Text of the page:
April 5, 1929.
Appeal from Supreme Court of New York County.
Martin Conboy of counsel [ David Asch with him on the brief; Griggs, Baldwin Baldwin, attorneys], for the appellant.
John T. Easton, for the respondent.
The court at Special Term refused to strike out, under rule 109 of the Rules of Civil Practice, certain defenses as insufficient in law in an action on a demand promissory note in the sum of $5,000, which note was accompanied by collateral deposited as security for its payment.
The first defense alleged sets out that the plaintiff is not a bona fide holder and owner of the note and that it was not presented and demand made for payment. If plaintiff is not a bona fide holder of the note the effect of this situation is to render the note subject to such defenses as are available against an original payee who knew all of the infirmities of the note or was chargeable with knowledge thereof. As to the necessity for presentment and demand between the maker and holder of the note which is so payable, it is both statutory law (Neg. Inst. Law, § 130) and case law that no presentment and demand is necessary as a precedent condition to make the note mature into a chose in action.
The second defense asserts that defendant was the owner of the collateral mentioned in the note which was 100 shares of stock of a corporation and a policy of insurance on defendant's life; that one Byrne, the indorser to plaintiff, and to whom the note was made, for himself and others, agreed to loan defendant's corporation $15,000 and other sums of money upon certain conditions to be provided for in an instrument in such form as was approved by Mr. Byrne or his representative; that pending the drafting of the agreement, Byrne agreed to advance this $5,000 on account "of a total initial amount of $15,000 to be advanced under the terms of said agreement;" that on or about March 8, 1922 (the date of the note), Byrne represented to defendant that he had arranged to advance this sum of $15,000 in instalments, the first of which was to be $5,000 for which the company was to give its note indorsed by the defendant. It is then alleged that the indorsement by this defendant of the $15,000 note was to be secured by a mortgage upon certain copyrights and certain insurance policies on defendant's life, and that as additional compensation for said loan of $15,000 Byrne and his associates were to receive ten per cent of the profits of the company pending repayment. It is then alleged that the $5,000 loan was to be evidenced by Mr. Byrne's check to the corporation upon the conditions set out in a letter which reads as follows:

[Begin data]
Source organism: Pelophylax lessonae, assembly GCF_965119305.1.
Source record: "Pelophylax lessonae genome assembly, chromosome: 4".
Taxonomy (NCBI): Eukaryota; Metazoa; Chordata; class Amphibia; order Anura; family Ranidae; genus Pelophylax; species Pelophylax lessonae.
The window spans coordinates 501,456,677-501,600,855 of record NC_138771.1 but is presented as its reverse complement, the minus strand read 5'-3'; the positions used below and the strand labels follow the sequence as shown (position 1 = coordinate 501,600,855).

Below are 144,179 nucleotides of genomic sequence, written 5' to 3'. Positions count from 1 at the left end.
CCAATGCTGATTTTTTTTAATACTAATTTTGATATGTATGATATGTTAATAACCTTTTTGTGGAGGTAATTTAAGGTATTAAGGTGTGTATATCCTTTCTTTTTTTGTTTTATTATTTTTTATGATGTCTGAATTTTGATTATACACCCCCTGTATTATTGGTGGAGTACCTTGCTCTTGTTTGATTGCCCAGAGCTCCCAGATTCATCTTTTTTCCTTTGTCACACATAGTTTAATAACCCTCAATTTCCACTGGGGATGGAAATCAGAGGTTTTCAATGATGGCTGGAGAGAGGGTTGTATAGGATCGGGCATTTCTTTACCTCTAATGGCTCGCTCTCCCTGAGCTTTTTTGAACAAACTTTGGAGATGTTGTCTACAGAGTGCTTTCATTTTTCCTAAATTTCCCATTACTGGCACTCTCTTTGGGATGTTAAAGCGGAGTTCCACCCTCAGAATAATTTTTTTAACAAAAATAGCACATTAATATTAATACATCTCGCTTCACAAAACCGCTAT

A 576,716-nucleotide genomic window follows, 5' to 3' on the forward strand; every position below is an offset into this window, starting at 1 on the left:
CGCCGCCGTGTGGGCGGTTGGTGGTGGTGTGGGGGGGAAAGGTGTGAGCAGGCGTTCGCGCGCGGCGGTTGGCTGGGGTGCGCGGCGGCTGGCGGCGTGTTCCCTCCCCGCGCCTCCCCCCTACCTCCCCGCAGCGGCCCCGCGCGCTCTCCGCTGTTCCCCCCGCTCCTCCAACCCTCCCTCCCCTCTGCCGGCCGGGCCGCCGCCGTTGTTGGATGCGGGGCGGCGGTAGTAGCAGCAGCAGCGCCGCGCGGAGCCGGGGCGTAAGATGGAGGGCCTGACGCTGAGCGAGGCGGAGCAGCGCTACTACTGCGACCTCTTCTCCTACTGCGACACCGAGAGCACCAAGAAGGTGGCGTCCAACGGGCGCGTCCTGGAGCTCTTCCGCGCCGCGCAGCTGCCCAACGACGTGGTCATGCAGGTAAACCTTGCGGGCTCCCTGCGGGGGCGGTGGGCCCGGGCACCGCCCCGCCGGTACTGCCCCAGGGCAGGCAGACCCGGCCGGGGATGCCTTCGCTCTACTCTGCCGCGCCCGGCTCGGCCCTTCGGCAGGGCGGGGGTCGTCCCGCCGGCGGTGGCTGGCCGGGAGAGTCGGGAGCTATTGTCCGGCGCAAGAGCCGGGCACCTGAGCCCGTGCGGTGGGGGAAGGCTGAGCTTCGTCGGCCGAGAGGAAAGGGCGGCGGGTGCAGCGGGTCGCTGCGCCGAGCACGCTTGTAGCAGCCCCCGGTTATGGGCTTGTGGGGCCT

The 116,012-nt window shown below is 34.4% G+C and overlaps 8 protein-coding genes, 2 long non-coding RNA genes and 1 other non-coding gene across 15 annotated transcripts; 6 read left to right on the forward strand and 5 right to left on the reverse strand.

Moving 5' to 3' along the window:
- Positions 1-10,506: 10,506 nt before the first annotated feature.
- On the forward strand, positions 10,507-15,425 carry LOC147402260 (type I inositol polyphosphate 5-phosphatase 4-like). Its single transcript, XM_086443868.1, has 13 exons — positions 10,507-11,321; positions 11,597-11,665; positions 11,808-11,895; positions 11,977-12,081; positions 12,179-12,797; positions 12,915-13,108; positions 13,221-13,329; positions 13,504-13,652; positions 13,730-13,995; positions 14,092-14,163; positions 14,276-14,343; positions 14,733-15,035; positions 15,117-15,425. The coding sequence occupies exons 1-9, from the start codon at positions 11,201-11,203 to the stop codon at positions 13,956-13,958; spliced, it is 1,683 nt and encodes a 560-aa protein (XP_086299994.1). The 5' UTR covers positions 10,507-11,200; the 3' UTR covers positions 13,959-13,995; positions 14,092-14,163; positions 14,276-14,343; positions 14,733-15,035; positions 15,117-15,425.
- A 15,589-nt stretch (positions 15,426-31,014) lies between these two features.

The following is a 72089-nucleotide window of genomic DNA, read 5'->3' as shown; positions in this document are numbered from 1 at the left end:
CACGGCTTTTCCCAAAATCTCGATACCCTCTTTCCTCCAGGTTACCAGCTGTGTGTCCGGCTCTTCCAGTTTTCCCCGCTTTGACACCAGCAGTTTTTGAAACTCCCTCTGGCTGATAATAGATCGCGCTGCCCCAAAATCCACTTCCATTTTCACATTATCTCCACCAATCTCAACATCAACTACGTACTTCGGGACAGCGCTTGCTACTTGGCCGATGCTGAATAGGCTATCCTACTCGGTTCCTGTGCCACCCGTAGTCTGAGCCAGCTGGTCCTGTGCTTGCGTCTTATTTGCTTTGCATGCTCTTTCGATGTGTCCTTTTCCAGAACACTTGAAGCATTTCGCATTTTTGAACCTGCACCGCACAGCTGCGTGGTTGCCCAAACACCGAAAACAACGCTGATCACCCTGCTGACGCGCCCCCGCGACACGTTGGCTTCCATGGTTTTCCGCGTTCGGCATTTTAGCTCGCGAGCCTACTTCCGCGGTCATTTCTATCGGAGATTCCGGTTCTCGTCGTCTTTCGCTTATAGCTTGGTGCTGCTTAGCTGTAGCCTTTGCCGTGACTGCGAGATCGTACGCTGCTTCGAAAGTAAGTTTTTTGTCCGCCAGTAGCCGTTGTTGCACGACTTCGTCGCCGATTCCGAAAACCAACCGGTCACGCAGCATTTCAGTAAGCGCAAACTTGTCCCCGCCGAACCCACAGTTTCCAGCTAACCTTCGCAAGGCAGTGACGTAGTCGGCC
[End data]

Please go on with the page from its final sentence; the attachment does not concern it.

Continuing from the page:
"March 8th, 1922.
"RALPH M. ARKUSH, Esquire, "37 Wall Street, "New York, N Y
"DEAR SIR. — Pending the completion of an arrangement between John H. Eggers Co. Inc., and your clients with respect to an advance of $15,000 and further advances at their option, and upon receipt from you today of check of Mr. James Byrne for $5000 to order of John H. Eggers Co. Inc., I am handing you my demand note to order of Mr. Byrne for $5000 secured by pledge of 110 shares of capital stock of said Company and assignment to Lenore B. Sullivan of Policy No. 993392 of the Penn Mutual Life Insurance Company for $5000 insurance on my life. Certificates for said stock, endorsed in blank, and said policy and assignment, are handed you herewith.
"It is understood that this note will be replaced by a note or notes of the Company, endorsed by me, as soon as the arrangement above mentioned is completed, and the collateral aforesaid will be disposed of pursuant to such arrangement.
"Very truly yours,
"Received the above Note, stock certificates, policy and assignment.
"March 8, 1922.